Start at the most foundational level: What is
causality? I have an engineer's
perspective on this. What I care about
is my ability to predict the effect of my interventions better than I can
without the model.
Consider two questions:
1. - Does A cause B?
2. - If I take action A, will it cause outcome B?
I don't care about the first, or more precisely, I might
care about it, but only as scaffolding that might ultimately help me to answer
For example, in your shoes story, I don't care whether the
characteristic of discomfort cause shoes to be considered attractive. I care about whether, for example, if I take
an existing type of shoes and narrow the toes, this will cause them to get more
coverage in fashion magazines, sell more units or whatever.
In general, the best way to determine this is to take some comfortable
shoes, narrow the toes, and then see what happens to sales. That is, to run an experiment.
There are big problems with this approach. One obvious one is that it is often
impossible or impractical to run the experiment. But even if we assume that I have done
exactly this experiment, I still have the problem of measuring the causal
effect of the intervention. In a
complicated system, like shoe stores, I have to answer the question of how many
pairs I would have sold in the, say, three months after changing my design to
narrow toes - I can't just assume that I would have sold the same number of
wide-toed shoes that I did in the prior three months. For reasons well-known to you, and that I go through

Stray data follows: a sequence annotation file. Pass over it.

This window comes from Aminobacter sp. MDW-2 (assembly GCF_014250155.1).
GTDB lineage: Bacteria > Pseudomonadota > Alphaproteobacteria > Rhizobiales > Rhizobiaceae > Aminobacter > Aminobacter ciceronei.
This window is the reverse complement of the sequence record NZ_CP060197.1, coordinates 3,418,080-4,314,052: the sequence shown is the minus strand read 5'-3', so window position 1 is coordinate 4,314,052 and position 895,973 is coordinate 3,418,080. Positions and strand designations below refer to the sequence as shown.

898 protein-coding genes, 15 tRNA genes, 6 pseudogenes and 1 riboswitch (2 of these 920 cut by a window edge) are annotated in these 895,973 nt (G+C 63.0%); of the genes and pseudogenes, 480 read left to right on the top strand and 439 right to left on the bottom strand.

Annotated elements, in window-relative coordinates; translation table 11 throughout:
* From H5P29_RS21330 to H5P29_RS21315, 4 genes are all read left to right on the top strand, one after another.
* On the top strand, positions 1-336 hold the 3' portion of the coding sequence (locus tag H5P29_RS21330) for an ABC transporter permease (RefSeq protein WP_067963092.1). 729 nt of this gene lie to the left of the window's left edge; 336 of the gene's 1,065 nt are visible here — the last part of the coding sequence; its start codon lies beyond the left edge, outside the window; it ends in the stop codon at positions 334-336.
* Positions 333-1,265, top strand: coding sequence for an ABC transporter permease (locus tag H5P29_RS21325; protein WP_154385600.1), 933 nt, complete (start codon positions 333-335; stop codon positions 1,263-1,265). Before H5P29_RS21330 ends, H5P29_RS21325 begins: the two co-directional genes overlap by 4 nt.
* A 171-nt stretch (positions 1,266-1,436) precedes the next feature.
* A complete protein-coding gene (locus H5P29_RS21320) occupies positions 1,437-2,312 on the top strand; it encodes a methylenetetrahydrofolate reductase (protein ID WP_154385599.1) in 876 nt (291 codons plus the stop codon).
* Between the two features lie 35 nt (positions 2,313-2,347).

at length in the book, the best way to measure this in a complicated system is
a randomized field trial (RFT) in which I randomly assign some stores to get
the new shoes and others to keep selling the old shoes. In essence, random assignment allows me to
roughly hold constant all of the "screwy" effects that you reference between the
test and control group.
But what many cheerleaders for randomized experiments gloss
over is that even if I have executed a competent experiment, it is not obvious
how I turn this result in to a prediction rule for the future (the problem of
generalization or external validity). Here's
how I put this in an article
a couple of years ago:
In medicine, for example, what we
really know from a given clinical trial is that this particular list of
patients who received this exact treatment delivered in these specific clinics
on these dates by these doctors had these outcomes, as compared with a specific
control group. But when we want to use the trial's results to guide future
action, we must generalize them into a reliable predictive rule for
as-yet-unseen situations. Even if the experiment was correctly executed, how do
we know that our generalization is correct?
A physicist generally answers that
question by assuming that predictive rules like the law of gravity apply
everywhere, even in regions of the universe that have not been subject to
experiments, and that gravity will not suddenly stop operating one second from
now. No matter how many experiments we run, we can never escape the need for
such assumptions. Even in classical therapeutic experiments, the assumption of
uniform biological response is often a tolerable approximation that permits
researchers to assert, say, that the polio vaccine that worked for a test
population will also work for human beings beyond the test population.